The opposition allege a number of other abuses in the lead-up to the closest election since independence in 1957. One researcher found a suspiciously large number of voters over the age of 100 in the eastern state of Sabah. Nurul Izzah Anwar, the daughter of the opposition leader, Anwar Ibrahim, says there are nearly 5,000 extra voters registered in her constituency in Kuala Lumpur whom she cannot trace.

Read the rest of the story fromThe Guardian UK

Well, as a Singaporean across the border, I can’t do much to help or support my Malaysian friends except to share what’s going on, and also to help share this petition:

Democracy crisis in Malaysia: foreign workers were employed for fraud voting in Malaysian General Election

>> Petition for a Fair & Clean Election <<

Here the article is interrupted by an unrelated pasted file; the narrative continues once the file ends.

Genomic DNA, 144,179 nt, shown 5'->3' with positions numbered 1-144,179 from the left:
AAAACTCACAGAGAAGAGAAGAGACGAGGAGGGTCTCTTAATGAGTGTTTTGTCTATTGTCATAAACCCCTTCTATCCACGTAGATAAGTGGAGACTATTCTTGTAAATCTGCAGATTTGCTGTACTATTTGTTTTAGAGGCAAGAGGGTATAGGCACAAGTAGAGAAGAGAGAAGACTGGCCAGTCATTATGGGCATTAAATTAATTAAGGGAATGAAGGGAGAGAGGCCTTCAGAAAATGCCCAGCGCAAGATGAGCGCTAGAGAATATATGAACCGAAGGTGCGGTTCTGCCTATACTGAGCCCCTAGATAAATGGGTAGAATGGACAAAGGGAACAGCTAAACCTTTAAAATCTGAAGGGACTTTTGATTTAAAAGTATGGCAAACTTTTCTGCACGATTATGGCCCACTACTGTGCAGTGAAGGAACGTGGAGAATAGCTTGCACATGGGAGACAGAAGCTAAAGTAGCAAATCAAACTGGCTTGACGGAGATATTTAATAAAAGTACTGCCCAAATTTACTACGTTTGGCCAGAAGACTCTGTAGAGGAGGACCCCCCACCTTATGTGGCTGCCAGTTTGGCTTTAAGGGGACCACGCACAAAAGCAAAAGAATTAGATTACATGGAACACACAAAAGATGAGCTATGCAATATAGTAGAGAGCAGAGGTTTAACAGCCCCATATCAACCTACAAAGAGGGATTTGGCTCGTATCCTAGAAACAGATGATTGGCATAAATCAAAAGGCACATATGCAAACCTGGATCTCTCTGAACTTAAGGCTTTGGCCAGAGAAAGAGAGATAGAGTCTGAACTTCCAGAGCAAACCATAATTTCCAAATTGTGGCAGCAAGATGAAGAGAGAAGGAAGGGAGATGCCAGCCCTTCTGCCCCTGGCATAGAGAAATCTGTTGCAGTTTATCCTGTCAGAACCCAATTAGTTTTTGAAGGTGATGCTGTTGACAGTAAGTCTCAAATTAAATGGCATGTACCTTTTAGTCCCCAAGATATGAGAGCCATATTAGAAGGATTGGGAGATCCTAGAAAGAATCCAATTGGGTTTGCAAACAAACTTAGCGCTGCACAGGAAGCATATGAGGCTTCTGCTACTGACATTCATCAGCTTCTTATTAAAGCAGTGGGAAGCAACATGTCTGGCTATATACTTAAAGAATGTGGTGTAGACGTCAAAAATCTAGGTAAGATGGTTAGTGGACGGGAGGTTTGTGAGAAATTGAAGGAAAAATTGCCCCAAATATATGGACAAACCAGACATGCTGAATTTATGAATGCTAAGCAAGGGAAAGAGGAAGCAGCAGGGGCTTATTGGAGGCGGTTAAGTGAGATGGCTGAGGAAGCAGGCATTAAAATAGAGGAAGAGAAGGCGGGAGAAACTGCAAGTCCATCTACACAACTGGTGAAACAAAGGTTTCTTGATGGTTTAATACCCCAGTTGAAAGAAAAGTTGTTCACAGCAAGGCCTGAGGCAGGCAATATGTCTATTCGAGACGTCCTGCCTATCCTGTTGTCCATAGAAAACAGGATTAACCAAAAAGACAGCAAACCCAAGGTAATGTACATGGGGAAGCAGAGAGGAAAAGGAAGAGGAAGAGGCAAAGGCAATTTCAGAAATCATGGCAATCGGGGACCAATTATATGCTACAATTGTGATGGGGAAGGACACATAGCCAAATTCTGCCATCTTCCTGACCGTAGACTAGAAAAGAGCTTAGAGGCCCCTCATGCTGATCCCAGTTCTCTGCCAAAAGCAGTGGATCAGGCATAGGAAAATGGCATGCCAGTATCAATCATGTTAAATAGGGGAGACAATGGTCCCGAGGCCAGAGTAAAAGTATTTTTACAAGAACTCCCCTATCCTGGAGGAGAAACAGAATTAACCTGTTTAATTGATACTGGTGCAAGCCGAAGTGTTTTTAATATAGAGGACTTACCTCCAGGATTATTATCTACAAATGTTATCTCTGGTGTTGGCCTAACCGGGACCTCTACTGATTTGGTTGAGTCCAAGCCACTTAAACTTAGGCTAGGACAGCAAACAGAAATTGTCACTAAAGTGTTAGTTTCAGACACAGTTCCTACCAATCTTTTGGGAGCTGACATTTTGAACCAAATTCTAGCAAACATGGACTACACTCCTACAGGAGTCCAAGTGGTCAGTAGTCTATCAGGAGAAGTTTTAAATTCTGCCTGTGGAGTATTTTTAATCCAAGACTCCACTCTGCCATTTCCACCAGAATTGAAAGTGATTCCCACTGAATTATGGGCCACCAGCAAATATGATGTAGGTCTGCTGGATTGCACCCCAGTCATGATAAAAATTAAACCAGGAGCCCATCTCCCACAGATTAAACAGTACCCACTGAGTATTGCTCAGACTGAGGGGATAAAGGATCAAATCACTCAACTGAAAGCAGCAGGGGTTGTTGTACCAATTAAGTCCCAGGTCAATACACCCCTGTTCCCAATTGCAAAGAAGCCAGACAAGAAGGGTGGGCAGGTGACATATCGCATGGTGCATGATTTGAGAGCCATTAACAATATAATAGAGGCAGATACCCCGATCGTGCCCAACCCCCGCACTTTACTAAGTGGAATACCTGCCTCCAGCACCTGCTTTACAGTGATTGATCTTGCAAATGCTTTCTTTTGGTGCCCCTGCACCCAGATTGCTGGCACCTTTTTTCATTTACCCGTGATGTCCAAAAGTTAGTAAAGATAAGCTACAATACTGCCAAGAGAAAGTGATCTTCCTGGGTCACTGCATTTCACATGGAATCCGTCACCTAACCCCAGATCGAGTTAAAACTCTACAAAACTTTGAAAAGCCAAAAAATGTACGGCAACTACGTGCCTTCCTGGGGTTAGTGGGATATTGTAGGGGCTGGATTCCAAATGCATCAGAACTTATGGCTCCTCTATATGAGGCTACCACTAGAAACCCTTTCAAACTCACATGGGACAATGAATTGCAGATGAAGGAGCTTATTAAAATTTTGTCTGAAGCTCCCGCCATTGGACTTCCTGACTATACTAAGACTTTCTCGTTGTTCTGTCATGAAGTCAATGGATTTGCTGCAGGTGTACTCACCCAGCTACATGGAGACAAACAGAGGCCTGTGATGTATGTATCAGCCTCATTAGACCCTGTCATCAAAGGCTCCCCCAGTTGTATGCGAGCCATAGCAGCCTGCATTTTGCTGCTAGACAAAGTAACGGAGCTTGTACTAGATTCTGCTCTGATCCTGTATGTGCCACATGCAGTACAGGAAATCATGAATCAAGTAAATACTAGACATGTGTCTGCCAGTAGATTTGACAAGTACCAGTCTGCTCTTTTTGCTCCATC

>> Petition for a Fair & Clean Election <<

Hoping this will never happen in Singapore.

Till later,
♥ mitsueki

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27 thoughts on “Malaysia General Election 2013 // The Darkest Day in Malaysia?

  1. FYI – the justUndiPoll pic you have posted are NOT real results. It is an online poll collected thru a smartphone app from people who voluntarily enter their preferences.
    But the allegations of extra votes, particularly in closely-fought seats, as well as foreigners given ICs to vote and the ferrying of voters probably have some truth in it.

    Thanks for sharing the story though – awareness is important.

    Secondly, I hope you play your part in helping Singapore on its own way to a much better democracy too. In many ways the PAP is similar to BN – it keeps its power through underhand tactics e.g. interfering in due process (e.g. A-P Cherian George’s recent case, or by raising lawsuits), heavy-handed response to fair criticism (recent SMRT strike) and media control (unbalanced reporting)…, just not the same means as what the Malaysian government does! But the main problem is that many Singaporeans are unconcerned or choose to remain ignorant.